After four years of tumult, businesses hopeful for Biden trade policy
President Donald Trump entered office pledging to blow up trade deals, and he later imposed tariffs on trading partners around the world – but the biggest threat to Arizona-Mexico trade over the past four years appears to have been COVID-19.
Despite four years of tumult, trade between Arizona and Mexico has been remarkably stable since Trump took office, with a dip this year that experts blame on the pandemic.
That leaves President-elect Joe Biden taking over with a new trade deal in hand, and with a break to COVID-19 on the horizon, giving Arizona Chamber of Commerce President Glenn Hamer hopes for a “renaissance in our relationship with Mexico and Canada.”
That would be good news for Arizona businesses, which export “four times as much stuff to Mexico as really any other country,” Hamer said.
Total trade between Arizona and Mexico was between $15 billion and $16 billion in 2016 and 2017 before rising to almost $16.7 billion in 2018 and $17.5 billion in 2019. Arizona exports to Mexico totaled almost $8.3 billion in 2016, dipping to about $7.6 billion in 2017 and 2018 before climbing back to almost $8.2 billion last year.
As of October 2020, the most recent month for which numbers are available from the University of Arizona Eller College of Management, which tracks Arizona-Mexico trade, total trade was just under $13.4 billion, with a steep drop after March blamed on the coronavirus, a drop that could continue.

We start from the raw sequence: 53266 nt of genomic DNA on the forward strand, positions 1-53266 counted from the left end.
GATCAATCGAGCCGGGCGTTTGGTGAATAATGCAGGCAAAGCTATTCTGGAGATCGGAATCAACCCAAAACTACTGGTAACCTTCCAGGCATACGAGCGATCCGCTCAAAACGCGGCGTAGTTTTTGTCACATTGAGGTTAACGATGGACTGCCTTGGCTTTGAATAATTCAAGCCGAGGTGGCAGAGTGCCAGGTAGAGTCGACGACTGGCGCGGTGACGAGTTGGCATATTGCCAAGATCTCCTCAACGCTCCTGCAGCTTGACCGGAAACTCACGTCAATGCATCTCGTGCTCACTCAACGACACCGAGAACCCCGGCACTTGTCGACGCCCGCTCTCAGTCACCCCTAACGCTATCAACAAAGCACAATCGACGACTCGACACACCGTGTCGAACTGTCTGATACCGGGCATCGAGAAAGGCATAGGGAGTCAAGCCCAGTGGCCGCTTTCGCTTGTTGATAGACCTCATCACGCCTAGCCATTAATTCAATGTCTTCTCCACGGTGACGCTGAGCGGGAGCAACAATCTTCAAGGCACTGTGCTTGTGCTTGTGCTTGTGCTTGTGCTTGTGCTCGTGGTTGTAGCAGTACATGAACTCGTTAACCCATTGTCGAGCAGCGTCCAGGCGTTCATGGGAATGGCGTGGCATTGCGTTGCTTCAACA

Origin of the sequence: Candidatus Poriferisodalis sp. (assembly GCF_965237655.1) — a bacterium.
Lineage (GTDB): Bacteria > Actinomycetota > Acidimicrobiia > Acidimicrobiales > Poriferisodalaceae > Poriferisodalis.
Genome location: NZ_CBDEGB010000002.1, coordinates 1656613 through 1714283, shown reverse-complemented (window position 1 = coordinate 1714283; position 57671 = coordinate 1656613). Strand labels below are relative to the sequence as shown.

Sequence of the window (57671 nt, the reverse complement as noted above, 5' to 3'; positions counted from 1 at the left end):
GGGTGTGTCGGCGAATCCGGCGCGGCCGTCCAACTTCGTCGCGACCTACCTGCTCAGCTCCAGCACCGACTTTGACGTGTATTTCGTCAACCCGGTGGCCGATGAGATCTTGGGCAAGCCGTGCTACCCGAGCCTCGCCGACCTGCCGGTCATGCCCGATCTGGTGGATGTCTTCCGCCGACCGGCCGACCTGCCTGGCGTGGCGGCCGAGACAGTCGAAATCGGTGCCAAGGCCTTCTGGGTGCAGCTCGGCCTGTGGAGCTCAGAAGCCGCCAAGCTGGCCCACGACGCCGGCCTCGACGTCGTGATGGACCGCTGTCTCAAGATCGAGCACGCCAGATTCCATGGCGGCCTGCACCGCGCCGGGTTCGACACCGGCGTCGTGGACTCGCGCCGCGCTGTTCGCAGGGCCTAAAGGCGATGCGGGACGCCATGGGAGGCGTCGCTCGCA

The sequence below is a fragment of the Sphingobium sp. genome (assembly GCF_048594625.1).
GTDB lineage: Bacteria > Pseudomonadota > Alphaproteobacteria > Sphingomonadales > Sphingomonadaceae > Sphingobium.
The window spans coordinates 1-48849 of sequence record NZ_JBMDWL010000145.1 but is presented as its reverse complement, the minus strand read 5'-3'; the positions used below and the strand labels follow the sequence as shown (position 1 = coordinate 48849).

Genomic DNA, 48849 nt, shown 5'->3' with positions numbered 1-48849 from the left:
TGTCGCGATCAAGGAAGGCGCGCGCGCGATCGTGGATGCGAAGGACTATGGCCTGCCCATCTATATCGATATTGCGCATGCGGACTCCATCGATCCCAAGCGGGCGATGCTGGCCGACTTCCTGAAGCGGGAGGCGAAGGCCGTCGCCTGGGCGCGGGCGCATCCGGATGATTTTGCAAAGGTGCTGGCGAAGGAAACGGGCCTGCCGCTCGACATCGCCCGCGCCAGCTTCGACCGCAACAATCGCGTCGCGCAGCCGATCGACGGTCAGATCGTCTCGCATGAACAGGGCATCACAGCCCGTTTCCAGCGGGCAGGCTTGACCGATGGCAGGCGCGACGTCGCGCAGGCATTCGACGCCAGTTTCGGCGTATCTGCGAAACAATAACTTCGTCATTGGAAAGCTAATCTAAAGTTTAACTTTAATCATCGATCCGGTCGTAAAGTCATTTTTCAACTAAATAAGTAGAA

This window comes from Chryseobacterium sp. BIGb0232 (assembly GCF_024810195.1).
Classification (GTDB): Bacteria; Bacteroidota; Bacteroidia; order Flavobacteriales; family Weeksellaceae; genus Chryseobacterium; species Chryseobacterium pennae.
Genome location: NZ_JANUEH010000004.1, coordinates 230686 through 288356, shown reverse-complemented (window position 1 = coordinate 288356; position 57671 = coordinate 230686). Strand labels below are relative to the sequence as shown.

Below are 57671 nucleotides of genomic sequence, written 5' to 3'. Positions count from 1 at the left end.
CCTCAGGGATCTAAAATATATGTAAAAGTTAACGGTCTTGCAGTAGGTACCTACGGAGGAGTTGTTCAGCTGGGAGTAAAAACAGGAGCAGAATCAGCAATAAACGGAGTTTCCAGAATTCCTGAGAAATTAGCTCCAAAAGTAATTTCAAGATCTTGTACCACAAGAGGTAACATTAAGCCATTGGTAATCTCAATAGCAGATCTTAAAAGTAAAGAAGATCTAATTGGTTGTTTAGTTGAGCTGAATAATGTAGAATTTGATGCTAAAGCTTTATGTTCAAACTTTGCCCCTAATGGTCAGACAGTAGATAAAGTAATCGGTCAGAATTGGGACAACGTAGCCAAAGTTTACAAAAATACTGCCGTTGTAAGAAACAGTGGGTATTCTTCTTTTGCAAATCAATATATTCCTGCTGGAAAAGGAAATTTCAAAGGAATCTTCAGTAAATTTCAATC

“I look for 2021 to also be down, not up, because we’re still nowhere near coming out of the impact of COVID-19,” said Al Zapanta, president and CEO of the United States-Mexico Chamber of Commerce.
But Hamer believes that once “all of the border restrictions are lifted it should be back to regular programming, where we’ll continue to see an upward trend in both our exports and imports to Mexico.”
Trade has been steady despite Trump’s hard-nosed approach to renegotiating the North American Free Trade Agreement, a deal that eliminated most tariffs between the U.S., Mexico and Canada beginning in 1994.
During the negotiations, the Trump administration imposed tariffs on a number of imports, most notably steel and aluminum. Other countries fired back with their own tariffs on U.S. imports. For Mexico, that meant tariffs on imports of U.S. flat steel, meats, lamps, some fruits and cheeses, equal to the U.S. tariffs on Mexican steel and aluminum.
Trump raised the stakes again in 2019 when he announced a 5% tariff on all Mexican imports until “such time as illegal migrants coming through Mexico, and into our Country, STOP,” the president said in a tweet. The tariff was set to gradually increase to 25%.
Economists and business leaders blasted both moves, which they said would backfire on U.S. workers and businesses. Hamer at the time called the immigration tariffs a “prescription for a self-induced economic slowdown. This will only inflict harm on the U.S. consumer.”